The strategy worked. Two years later, Van Wyk says: “I laugh a lot more after getting him. The love I have for him is, like, in every cell in my body. It’s unconditional love.”
One too many unpleasant incidents at veterinary clinics, however, have left the 32-year-old feeling “gutted and enraged”.
“Daniel had been having an issue with his ear for quite some time. It was a weekend and he was running a high fever. I felt it was an emergency situation so I needed to go to a private vet.
“He was with [the vet] for quite some time. She eventually called me in, quite sternly, and says, ‘There’s a lot of gunk in his ear’, and she started speaking really, really slowly. Like I was dumb or something. And she said: ‘His nose is also congested. Do you know what congestion means?’ I was so perplexed.”
Van Wyk says the vet’s questions and tone of voice left her “feeling like … I had to explain that I am actually taking good care of my cat. My immediate thought was: ‘Would she be treating a white client this way?’ I remember standing in this stark, big room and feeling like my character was being attacked.”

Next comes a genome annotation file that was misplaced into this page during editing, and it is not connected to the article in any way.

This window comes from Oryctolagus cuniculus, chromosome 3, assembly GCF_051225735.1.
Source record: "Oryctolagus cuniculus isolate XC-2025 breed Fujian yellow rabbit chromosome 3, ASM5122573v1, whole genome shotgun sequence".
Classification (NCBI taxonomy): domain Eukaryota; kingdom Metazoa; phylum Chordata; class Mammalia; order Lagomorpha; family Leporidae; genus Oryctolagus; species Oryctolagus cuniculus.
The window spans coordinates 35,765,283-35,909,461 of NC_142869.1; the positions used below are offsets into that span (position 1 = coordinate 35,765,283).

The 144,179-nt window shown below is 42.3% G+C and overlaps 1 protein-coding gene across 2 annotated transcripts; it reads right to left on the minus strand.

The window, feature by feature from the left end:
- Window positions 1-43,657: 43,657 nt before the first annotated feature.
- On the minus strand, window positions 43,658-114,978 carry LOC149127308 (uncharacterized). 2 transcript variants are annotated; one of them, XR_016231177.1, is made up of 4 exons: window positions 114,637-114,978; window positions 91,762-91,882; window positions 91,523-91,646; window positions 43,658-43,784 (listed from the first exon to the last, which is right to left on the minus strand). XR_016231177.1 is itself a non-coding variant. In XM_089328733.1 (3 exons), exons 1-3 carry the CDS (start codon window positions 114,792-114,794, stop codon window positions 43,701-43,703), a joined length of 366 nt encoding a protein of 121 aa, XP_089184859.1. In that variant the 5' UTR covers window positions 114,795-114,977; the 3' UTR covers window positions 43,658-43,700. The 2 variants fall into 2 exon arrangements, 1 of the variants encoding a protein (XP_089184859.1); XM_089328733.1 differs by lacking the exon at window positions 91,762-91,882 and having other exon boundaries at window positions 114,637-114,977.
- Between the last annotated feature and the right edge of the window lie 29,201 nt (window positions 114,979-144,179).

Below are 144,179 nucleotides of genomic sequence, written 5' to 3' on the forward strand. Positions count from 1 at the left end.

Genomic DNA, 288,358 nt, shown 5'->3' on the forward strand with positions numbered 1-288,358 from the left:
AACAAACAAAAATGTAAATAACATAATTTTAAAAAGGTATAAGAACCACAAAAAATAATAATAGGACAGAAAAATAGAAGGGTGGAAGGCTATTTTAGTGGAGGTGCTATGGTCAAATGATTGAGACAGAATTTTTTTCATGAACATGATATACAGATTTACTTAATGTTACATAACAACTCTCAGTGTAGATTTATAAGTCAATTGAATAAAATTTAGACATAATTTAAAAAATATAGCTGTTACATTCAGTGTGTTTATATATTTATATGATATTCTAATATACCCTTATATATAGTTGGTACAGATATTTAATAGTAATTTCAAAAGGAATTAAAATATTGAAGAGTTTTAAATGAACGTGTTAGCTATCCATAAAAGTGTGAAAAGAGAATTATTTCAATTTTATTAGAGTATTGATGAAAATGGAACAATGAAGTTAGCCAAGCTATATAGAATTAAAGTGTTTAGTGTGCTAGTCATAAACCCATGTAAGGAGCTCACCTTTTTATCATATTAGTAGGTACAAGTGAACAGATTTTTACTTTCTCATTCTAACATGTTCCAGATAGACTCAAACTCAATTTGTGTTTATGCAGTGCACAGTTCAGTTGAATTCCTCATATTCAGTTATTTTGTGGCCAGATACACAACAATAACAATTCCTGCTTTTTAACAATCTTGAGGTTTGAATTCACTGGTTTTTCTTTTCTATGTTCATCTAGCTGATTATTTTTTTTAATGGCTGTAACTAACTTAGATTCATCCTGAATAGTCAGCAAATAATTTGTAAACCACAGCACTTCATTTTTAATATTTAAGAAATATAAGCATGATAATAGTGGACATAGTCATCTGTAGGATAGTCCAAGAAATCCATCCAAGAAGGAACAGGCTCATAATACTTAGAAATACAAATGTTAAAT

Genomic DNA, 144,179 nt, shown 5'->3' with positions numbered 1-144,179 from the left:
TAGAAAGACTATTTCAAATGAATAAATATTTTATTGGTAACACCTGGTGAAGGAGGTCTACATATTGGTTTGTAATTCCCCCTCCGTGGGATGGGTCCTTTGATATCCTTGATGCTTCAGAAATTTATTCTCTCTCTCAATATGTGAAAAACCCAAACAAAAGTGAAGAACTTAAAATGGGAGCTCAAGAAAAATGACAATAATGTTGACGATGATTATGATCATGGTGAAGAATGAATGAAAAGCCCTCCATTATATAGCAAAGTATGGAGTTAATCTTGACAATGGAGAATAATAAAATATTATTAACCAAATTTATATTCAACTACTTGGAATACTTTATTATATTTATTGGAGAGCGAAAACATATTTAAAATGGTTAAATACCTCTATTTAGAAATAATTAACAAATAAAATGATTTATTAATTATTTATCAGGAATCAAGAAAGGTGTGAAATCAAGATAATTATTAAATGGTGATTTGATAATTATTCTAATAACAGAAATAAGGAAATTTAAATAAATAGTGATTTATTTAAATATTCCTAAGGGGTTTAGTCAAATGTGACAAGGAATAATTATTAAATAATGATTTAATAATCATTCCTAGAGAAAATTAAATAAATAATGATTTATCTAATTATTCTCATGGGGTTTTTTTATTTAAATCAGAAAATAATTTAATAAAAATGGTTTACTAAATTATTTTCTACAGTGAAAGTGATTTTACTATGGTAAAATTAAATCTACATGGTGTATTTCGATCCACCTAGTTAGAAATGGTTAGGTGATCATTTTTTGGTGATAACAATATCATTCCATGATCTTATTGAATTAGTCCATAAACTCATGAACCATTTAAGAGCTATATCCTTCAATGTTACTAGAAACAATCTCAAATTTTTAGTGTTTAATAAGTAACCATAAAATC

The “implied accusation”, she believes, “is based on the fact that I am a black woman. And that black people don’t take care of their animals. What was horrible about it was that it was all happening so fast, so I was trying to think through what was happening. I was figuring out what to say without compromising his treatment.”
Van Wyk adds that, because “it is quite subtle, when you tell people, they’ll be like, ‘Are you sure?’ And I’m, like, ‘Yes I’m f-ing sure’.”
For 13 years, Dena Johnson has taken her cat, Miu Miu, to the same vet in Cape Town despite what she feels is the racist treatment she receives there. “I call it Orania [after the white enclave in the Northern Cape], because that’s how it feels going in there,” she says. “Without fail, whenever I walk into that vet — without fail — people behind the counter and people in the waiting area would stop talking or what they’re doing and just stare at me.